A House for the Dead and a Porch for the Dying by David E. Williams (Review)

If you’re of a sensitive disposition, you won’t like this album. Trust me.
A House for the Dead and a Porch for the Dying - David E. Williams

Like his other release, Hello Columbus, A House for the Dead and a Porch for the Dying is full of tales of misanthropy-as-love, twisted religious icons, and lyrical wit so sharp and pointed, you might get a papercut just opening the case. And that’s all fine and dandy. However, unlike, Hello Columbus, A House… is a full-length album of this stuff.

I like twisted lyrics and black humor as much as the next guy… which probably explains why I think the end of A Boy and His Dog is one of the most perversely genius moments in cinematic history. But for all of his plays on words and clever rhymes, Williams seems to be too clever. And I can only listen to so much of the album before becoming sick — not because of the rich decadence of Williams’ songwriting — but that it’s just laid on so thick. After awhile, dark and twisted humor loses its punch and flavor and becomes, well, just dark and twisted.

I can only take so much of songs about dead mothers (“Shadowy Lesbian Photograph”), incest (“Widower”), and bitter lovesongs so vengeful as to be cruel (“In Sickness And In Sickness” and “Severed Hand Holding Daisies”). After awhile, you just want to hear a sweet little lovesong where everything works out between the boy and girl, without him turning into a “Prince of Fiends” and her into a “prostitute who somewhat resembled a kidney.”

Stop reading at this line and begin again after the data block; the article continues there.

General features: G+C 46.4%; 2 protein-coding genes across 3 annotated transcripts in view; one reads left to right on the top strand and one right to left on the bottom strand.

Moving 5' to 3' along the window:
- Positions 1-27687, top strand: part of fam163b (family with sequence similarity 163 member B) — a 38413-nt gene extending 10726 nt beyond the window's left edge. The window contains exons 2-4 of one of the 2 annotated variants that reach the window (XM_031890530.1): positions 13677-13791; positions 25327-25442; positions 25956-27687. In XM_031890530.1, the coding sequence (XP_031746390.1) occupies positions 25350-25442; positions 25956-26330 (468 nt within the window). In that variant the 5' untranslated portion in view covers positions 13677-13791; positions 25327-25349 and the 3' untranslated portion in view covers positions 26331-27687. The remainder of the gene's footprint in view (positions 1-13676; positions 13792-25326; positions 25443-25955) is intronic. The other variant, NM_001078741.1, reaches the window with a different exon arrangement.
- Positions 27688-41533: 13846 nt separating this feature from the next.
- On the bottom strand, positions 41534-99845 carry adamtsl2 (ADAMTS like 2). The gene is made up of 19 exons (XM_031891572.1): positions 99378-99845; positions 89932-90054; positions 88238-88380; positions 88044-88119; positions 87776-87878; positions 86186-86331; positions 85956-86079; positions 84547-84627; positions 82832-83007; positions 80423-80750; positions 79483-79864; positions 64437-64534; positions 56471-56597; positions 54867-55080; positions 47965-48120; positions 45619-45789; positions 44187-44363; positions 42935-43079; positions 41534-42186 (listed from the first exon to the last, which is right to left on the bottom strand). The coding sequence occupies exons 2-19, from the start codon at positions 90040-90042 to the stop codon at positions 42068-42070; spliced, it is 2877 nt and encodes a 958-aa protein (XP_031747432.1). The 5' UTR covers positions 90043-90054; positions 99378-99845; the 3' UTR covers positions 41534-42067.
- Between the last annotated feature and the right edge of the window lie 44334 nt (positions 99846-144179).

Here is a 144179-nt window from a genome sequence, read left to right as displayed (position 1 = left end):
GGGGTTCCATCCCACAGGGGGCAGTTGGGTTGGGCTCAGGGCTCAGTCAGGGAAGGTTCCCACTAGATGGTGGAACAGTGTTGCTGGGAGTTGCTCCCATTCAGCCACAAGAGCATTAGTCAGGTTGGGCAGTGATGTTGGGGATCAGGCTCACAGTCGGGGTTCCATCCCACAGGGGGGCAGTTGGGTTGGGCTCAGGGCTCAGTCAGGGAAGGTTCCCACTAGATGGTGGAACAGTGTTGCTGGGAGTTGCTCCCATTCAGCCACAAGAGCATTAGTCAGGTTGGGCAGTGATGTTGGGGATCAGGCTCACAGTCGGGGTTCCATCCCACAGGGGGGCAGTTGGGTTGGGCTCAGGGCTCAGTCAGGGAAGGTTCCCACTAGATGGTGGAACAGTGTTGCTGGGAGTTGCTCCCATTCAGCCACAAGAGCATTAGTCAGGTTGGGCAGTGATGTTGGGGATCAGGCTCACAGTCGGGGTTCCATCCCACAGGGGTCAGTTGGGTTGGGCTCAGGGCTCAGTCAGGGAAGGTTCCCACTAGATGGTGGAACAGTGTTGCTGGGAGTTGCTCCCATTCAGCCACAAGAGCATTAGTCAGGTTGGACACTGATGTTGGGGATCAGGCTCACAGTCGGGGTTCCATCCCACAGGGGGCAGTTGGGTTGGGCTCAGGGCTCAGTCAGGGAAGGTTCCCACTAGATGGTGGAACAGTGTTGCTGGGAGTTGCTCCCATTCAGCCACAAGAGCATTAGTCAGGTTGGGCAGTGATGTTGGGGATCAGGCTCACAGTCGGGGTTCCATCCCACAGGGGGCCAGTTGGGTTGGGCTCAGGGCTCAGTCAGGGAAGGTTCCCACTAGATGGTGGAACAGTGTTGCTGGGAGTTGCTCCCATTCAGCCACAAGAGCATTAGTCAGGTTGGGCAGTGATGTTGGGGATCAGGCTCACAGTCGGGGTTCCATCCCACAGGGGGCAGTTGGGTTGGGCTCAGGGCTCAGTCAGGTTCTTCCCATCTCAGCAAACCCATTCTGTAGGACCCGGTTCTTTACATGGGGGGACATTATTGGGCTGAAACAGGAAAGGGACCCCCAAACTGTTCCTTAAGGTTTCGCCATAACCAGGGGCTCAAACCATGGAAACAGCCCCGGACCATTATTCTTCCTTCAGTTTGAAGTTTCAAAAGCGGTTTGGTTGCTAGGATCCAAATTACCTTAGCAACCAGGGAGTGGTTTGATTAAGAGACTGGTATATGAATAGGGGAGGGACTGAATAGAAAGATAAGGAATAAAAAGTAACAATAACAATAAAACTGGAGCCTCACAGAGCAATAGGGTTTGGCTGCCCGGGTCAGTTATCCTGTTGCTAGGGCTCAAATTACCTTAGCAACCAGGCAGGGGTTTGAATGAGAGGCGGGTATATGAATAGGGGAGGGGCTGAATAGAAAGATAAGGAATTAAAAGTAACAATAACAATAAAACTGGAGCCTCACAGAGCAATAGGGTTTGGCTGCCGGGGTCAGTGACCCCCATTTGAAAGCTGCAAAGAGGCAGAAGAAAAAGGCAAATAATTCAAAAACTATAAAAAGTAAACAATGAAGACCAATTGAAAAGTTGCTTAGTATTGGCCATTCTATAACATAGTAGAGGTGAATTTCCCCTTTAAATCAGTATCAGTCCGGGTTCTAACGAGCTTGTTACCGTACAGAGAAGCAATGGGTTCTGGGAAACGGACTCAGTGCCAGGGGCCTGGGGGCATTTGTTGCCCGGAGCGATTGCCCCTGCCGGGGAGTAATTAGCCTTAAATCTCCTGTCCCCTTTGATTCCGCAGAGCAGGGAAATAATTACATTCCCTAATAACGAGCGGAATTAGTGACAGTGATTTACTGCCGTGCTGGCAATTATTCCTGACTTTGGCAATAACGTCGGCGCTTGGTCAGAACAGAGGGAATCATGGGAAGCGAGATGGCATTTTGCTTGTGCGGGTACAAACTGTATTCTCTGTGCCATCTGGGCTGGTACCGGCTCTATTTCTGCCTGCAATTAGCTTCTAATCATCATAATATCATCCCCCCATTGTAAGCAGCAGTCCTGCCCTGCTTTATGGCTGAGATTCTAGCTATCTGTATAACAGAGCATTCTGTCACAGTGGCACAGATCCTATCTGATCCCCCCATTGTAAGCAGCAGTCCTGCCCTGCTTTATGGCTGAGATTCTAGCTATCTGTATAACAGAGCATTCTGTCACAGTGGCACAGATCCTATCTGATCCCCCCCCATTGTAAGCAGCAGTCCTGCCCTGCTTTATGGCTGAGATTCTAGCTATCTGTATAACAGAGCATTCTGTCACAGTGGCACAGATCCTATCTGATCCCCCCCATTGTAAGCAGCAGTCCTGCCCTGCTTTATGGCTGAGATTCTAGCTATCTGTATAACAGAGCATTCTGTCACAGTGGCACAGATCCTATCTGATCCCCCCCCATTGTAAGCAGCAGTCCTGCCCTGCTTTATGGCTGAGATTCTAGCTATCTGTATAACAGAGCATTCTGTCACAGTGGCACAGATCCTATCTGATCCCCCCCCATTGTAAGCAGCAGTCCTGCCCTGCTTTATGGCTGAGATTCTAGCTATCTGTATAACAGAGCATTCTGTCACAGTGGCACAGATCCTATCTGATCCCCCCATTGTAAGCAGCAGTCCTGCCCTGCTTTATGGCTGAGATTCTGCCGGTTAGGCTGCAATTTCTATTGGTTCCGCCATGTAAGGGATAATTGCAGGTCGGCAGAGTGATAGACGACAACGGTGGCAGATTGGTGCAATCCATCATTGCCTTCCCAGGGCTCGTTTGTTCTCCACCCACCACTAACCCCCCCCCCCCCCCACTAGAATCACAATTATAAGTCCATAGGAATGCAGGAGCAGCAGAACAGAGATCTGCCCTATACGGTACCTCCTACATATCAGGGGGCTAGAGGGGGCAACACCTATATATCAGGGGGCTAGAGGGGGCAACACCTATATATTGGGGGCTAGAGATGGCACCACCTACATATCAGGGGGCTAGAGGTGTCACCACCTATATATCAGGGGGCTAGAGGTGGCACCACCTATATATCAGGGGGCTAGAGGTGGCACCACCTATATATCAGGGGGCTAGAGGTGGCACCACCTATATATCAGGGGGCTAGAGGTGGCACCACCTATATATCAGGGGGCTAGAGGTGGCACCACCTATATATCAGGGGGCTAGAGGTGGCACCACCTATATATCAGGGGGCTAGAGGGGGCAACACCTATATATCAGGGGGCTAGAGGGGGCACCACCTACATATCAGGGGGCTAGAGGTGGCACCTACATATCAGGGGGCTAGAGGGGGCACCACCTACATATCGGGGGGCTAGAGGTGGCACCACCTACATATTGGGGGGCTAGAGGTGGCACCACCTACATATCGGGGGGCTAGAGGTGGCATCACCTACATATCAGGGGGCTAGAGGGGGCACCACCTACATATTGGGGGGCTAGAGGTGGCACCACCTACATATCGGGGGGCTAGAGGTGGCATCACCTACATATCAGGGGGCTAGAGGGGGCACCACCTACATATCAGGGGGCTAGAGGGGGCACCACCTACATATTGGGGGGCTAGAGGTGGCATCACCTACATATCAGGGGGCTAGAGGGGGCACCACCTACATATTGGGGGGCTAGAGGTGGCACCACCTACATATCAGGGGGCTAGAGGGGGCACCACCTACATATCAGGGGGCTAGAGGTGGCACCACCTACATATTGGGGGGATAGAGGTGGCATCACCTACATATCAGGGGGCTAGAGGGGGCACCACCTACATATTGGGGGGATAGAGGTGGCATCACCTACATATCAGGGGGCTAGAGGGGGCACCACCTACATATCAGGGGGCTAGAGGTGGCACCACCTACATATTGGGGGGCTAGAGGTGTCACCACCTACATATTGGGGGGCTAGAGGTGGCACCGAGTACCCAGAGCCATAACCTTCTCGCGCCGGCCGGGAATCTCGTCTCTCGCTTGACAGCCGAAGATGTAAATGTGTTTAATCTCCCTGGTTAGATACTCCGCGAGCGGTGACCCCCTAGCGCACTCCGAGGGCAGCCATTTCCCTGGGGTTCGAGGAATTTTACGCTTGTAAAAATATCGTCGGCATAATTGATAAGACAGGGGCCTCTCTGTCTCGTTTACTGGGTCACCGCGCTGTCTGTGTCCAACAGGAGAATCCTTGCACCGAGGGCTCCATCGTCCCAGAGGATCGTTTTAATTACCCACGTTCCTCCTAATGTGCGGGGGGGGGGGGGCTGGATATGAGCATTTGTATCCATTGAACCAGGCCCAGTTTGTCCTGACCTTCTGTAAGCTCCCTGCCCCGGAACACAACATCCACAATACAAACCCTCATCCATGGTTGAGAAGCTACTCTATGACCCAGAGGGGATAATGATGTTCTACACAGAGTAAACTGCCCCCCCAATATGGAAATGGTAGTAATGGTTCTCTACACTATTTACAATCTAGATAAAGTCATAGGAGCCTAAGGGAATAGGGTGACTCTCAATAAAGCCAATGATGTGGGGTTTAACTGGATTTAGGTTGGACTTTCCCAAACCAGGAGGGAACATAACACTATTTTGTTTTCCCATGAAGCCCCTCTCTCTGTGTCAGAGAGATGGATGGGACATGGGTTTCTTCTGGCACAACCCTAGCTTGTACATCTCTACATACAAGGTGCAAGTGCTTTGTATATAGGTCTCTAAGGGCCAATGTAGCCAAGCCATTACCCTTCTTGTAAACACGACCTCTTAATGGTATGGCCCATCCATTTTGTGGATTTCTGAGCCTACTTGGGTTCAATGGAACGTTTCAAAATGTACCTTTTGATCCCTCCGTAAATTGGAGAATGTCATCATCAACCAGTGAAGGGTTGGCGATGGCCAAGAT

I liken it to a David Lynch film. Lord knows they’re as bizarre and freakish as all get-out, but there’s always a few moments that get you grinning, that let you know there’s a cleverness going on. And I catch glimpses of that on songs like “Little Sap and Varicose.” And to his credit, as much as Williams writes about twisted (how many times have I used that word in this review), broken characters and the blasted world they inhabit, I don’t get the feeling that he’s doing so to be cruel or shocking, no matter how much his lyrics reflect that. It almost seems comical, in a Mervyn Peake sort of way. Still, I’m afraid to ask where Williams gets his inspiration.

As with Hello Columbus, if you’re of a sensitive disposition, you won’t like this album. Trust me. And even if you have a thick skin, some of the imagery is still quite, ah, disturbing. Even musically, with Williams’ booming, drunken sailor vocals over heavy electronics, post-punk guitars, and a curious pop sense, it’s a bit much to take in. If anything, I do enjoy the fact that even as his album is bound to labelled “gothic,” Williams skirts that genre in a way that’s much more lyrical and witty than the normal stereotypes associated with the genre.

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